His finacee, Cara De Faye, has enlisted the help of a scientist at the University of Birmingham – Professor Andrew Beggs – as a result
A man is facing a desperate fight for a cancer drug to extend his life – after being denied it following a stage four diagnosis.
Lee Hancock, aged just 38, has the odds stacked against him after being diagnosed with stage four bowel cancer.
His finacee, Cara De Faye, has enlisted the help of a scientist at the University of Birmingham – Professor Andrew Beggs – as a result.
Cara has also set up a fundraising appeal to pay for him to search for a cure for Lee and others like him, reports LeicestershireLive.
Encorafenib is a drug that Cara hopes will extend Lee’s life, particularly if surgery stops being an option for cutting back the tumour in his bowels.
The National Institute for Health and Care Excellence (NICE), which has a leading role in how NHS cash is spent, has recommended against taxpayers’ money being used to pay for the treatment, which costs about Â£1,400 for 48 tablets.
Cara said: “People like Lee with chemo-resistant cancer can be helped by the drug but now NICE is planning on turning it down for NHS funding.
“We had hoped the drug would extend Lee’s life while the research at Birmingham searched for a cure for him.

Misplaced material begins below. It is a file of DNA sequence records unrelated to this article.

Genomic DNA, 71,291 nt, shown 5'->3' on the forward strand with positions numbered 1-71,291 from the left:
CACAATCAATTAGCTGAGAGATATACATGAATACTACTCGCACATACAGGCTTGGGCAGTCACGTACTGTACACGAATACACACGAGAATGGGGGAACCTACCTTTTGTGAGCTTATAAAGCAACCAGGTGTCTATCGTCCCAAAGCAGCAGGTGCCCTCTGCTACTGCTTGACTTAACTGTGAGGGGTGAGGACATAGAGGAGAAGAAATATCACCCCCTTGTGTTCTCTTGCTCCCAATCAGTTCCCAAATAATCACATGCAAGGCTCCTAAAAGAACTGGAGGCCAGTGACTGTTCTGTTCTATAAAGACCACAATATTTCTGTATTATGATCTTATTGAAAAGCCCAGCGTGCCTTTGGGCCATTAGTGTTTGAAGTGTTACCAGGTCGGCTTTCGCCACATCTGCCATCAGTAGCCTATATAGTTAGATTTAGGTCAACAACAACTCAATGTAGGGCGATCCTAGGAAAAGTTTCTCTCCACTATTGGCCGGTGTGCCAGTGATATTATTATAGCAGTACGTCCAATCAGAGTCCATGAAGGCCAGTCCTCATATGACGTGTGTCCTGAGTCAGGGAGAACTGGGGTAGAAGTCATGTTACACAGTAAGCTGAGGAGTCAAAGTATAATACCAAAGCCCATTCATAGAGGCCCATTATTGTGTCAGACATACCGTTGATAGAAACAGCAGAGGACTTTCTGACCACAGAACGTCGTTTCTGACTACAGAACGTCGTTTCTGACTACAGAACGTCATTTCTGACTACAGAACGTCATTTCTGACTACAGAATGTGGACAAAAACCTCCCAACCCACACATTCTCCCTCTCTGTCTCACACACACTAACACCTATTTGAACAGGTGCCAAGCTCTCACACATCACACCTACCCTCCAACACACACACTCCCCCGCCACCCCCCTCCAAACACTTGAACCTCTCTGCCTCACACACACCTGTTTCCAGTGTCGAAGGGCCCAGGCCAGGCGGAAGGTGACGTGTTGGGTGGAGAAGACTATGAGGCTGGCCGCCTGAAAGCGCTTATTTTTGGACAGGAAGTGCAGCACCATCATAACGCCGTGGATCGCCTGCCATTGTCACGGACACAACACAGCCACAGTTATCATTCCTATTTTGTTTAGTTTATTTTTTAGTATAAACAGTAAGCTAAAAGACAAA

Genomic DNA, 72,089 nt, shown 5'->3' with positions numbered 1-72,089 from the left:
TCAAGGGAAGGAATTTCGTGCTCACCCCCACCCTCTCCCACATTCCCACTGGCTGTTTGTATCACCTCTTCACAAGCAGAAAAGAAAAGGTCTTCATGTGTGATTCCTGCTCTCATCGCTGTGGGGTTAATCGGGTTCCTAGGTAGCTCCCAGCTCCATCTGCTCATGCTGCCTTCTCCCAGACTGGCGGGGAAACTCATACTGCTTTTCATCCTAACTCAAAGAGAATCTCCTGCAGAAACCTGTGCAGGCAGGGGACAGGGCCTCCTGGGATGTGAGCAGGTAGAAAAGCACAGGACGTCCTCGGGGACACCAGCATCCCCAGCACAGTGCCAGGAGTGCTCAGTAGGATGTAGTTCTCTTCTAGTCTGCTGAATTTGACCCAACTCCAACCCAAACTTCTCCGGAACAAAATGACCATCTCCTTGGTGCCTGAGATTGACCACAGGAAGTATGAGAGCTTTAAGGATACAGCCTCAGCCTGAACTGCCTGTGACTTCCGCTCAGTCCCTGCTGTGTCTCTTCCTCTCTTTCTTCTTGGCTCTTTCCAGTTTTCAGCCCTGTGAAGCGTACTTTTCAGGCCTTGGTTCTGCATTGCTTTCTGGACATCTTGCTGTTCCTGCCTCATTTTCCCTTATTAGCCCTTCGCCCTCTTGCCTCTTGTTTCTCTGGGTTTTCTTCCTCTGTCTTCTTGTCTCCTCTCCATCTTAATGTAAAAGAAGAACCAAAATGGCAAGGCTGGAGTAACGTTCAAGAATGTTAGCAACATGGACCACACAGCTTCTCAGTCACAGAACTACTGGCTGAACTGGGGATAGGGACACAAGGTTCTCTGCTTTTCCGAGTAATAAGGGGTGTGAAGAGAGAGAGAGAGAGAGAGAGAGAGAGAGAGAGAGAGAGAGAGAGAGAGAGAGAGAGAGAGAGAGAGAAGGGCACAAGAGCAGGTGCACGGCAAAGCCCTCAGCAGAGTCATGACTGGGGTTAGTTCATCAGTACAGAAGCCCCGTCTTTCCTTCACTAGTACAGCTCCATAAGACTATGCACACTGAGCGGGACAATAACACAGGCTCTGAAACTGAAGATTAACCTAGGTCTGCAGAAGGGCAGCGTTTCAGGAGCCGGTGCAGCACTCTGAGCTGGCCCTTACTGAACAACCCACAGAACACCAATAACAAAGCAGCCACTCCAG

“There’s a huge amount of money being spent on searching for a Covid-19 vaccine and other research has been put on hold.
“But this isn’t an astonishingly expensive drug and could make a big difference to patients while the research looks for a cure.”
She said she was hopeful Professor Beggs’ work would yield results by the end of the year.
The University of Birmingham Medical School is using a rapid gene-reading machine to try to identify the gene that is making Lee and others like him untreatable with chemotherapy.
Once the right genes are found various drugs and treatments can be used to “switch off” the genes responsible and allow Lee to be treated with chemotherapy.
Cara said that people with stage four, chemo-resistant bowel cancer only had a life expectancy of three to four months once other treatment options ran out.
But she stressed for Lee there was still a hope of further surgery but it was not clear when the options would dry up for him.
She said: “On October 2 he has a review when the doctors who looked at the latest scans will tell us about what happens next.
“But the worry is that the only option he has left soon will be this drug.”
Lee, who runs a marketing company, is currently shielding with Cara at their home in Rearsby, just north of Leicester, and while Lee has been in pain recently, the fundraising has been giving them both hope.
So far more than Â£81,000 has been raised to support the research. Their target is Â£110,000.
Cara said: “About 15 per cent of people with various forms of cancer have this gene that makes their cancer chemo-resistant and that percentage is going up for some reason.
Members of the public can also comment on the NICE appraisal of Encorafenib by visiting https://www.nice.org.uk/guidance/indevelopment/gid-ta10496/consultation/html-content-2
United Kingdom National Health Service
World news – GB – Man with stage four cancer denied drug which could extend his life